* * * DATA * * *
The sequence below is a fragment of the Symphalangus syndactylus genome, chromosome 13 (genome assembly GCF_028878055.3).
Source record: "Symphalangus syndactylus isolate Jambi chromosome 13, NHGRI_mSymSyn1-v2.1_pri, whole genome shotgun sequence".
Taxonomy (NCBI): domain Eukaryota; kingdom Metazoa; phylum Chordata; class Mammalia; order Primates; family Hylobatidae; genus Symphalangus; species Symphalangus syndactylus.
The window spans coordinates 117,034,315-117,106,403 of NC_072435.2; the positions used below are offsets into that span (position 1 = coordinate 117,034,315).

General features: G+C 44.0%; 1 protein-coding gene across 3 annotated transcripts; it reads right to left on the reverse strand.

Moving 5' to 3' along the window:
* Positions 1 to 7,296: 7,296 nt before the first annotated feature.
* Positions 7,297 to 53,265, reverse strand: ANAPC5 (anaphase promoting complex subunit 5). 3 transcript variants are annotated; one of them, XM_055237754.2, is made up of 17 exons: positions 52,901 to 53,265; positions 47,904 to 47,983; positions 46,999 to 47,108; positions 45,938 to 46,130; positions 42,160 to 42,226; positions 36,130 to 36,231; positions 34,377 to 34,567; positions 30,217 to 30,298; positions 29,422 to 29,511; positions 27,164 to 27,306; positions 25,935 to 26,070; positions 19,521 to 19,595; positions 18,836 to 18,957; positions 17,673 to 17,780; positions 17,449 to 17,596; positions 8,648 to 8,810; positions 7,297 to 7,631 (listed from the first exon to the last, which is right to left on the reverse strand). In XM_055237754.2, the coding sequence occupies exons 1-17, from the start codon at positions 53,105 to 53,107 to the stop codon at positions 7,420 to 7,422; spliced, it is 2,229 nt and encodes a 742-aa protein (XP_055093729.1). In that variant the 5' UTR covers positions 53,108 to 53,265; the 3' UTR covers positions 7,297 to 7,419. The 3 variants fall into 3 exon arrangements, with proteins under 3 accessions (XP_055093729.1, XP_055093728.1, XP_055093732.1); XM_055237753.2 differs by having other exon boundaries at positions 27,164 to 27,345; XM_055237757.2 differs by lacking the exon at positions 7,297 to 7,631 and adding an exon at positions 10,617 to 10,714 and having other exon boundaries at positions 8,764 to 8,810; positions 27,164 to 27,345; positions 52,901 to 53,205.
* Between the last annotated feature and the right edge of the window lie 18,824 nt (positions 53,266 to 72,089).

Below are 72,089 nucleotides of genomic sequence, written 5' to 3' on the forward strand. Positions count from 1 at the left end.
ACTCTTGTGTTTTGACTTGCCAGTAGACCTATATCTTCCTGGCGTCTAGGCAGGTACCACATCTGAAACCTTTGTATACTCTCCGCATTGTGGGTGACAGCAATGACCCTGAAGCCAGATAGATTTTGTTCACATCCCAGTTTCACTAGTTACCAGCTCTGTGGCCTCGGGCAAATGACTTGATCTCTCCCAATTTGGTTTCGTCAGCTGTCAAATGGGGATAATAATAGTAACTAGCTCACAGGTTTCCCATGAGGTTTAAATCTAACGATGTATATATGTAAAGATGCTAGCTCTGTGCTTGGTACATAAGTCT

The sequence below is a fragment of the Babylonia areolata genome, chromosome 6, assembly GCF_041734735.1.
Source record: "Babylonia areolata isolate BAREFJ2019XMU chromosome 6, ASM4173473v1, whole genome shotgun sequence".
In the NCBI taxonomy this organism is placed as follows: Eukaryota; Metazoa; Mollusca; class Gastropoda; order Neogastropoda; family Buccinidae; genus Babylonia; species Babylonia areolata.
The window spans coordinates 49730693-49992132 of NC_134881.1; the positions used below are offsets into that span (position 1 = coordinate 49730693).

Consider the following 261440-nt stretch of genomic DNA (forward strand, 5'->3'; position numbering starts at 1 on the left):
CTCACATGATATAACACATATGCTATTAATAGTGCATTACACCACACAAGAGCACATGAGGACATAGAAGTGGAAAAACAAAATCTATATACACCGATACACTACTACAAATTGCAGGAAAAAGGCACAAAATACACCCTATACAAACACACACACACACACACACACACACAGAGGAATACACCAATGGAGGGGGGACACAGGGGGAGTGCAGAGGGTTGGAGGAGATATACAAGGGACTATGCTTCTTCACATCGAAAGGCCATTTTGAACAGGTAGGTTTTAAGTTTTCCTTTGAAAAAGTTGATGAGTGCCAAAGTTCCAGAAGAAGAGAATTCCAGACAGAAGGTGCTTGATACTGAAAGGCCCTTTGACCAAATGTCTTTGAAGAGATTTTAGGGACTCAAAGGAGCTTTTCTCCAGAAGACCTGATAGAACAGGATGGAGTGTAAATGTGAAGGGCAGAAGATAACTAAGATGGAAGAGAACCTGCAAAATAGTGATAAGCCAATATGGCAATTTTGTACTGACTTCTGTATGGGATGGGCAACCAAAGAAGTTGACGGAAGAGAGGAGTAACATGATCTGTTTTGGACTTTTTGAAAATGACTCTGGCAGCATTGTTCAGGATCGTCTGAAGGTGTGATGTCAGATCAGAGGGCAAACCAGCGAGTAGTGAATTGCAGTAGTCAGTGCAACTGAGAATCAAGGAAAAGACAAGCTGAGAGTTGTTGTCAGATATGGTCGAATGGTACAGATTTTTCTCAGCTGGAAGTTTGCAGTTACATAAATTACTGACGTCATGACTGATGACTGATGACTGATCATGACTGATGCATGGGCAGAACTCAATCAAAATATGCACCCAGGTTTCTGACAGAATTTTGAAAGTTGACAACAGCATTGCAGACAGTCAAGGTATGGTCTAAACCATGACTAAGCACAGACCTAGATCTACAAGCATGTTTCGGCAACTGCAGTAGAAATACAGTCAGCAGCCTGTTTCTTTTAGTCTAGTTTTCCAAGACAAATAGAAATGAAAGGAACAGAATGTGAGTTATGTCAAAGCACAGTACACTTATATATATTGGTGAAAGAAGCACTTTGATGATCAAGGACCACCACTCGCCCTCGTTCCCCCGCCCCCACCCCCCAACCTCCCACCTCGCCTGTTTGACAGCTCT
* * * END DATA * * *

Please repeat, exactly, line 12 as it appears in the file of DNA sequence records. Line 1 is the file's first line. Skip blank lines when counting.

The sequence below is a fragment of the Babylonia areolata genome, chromosome 6, assembly GCF_041734735.1.